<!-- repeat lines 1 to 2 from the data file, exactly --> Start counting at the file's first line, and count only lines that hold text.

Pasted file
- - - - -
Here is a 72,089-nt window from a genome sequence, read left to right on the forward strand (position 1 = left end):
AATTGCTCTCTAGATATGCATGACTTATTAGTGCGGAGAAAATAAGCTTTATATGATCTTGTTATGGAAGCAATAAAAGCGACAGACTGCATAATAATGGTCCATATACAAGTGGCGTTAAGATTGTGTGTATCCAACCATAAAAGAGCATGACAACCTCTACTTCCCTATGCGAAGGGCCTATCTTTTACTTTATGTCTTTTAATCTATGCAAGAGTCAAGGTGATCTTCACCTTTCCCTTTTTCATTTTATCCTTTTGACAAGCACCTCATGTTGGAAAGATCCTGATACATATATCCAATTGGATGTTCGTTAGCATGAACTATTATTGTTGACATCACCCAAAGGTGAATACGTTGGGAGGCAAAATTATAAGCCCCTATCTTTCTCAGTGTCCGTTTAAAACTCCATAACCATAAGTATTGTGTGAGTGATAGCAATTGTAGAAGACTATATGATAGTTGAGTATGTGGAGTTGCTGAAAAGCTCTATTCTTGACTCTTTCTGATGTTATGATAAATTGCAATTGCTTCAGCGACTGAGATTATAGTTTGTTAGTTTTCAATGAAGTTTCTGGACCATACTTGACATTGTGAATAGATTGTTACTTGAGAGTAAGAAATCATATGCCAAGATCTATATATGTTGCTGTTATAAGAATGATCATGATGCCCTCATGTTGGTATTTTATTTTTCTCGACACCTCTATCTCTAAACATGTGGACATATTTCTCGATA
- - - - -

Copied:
Here is a 72,089-nt window from a genome sequence, read left to right on the forward strand (position 1 = left end):
AATTGCTCTCTAGATATGCATGACTTATTAGTGCGGAGAAAATAAGCTTTATATGATCTTGTTATGGAAGCAATAAAAGCGACAGACTGCATAATAATGGTCCATATACAAGTGGCGTTAAGATTGTGTGTATCCAACCATAAAAGAGCATGACAACCTCTACTTCCCTATGCGAAGGGCCTATCTTTTACTTTATGTCTTTTAATCTATGCAAGAGTCAAGGTGATCTTCACCTTTCCCTTTTTCATTTTATCCTTTTGACAAGCACCTCATGTTGGAAAGATCCTGATACATATATCCAATTGGATGTTCGTTAGCATGAACTATTATTGTTGACATCACCCAAAGGTGAATACGTTGGGAGGCAAAATTATAAGCCCCTATCTTTCTCAGTGTCCGTTTAAAACTCCATAACCATAAGTATTGTGTGAGTGATAGCAATTGTAGAAGACTATATGATAGTTGAGTATGTGGAGTTGCTGAAAAGCTCTATTCTTGACTCTTTCTGATGTTATGATAAATTGCAATTGCTTCAGCGACTGAGATTATAGTTTGTTAGTTTTCAATGAAGTTTCTGGACCATACTTGACATTGTGAATAGATTGTTACTTGAGAGTAAGAAATCATATGCCAAGATCTATATATGTTGCTGTTATAAGAATGATCATGATGCCCTCATGTTGGTATTTTATTTTTCTCGACACCTCTATCTCTAAACATGTGGACATATTTCTCGATA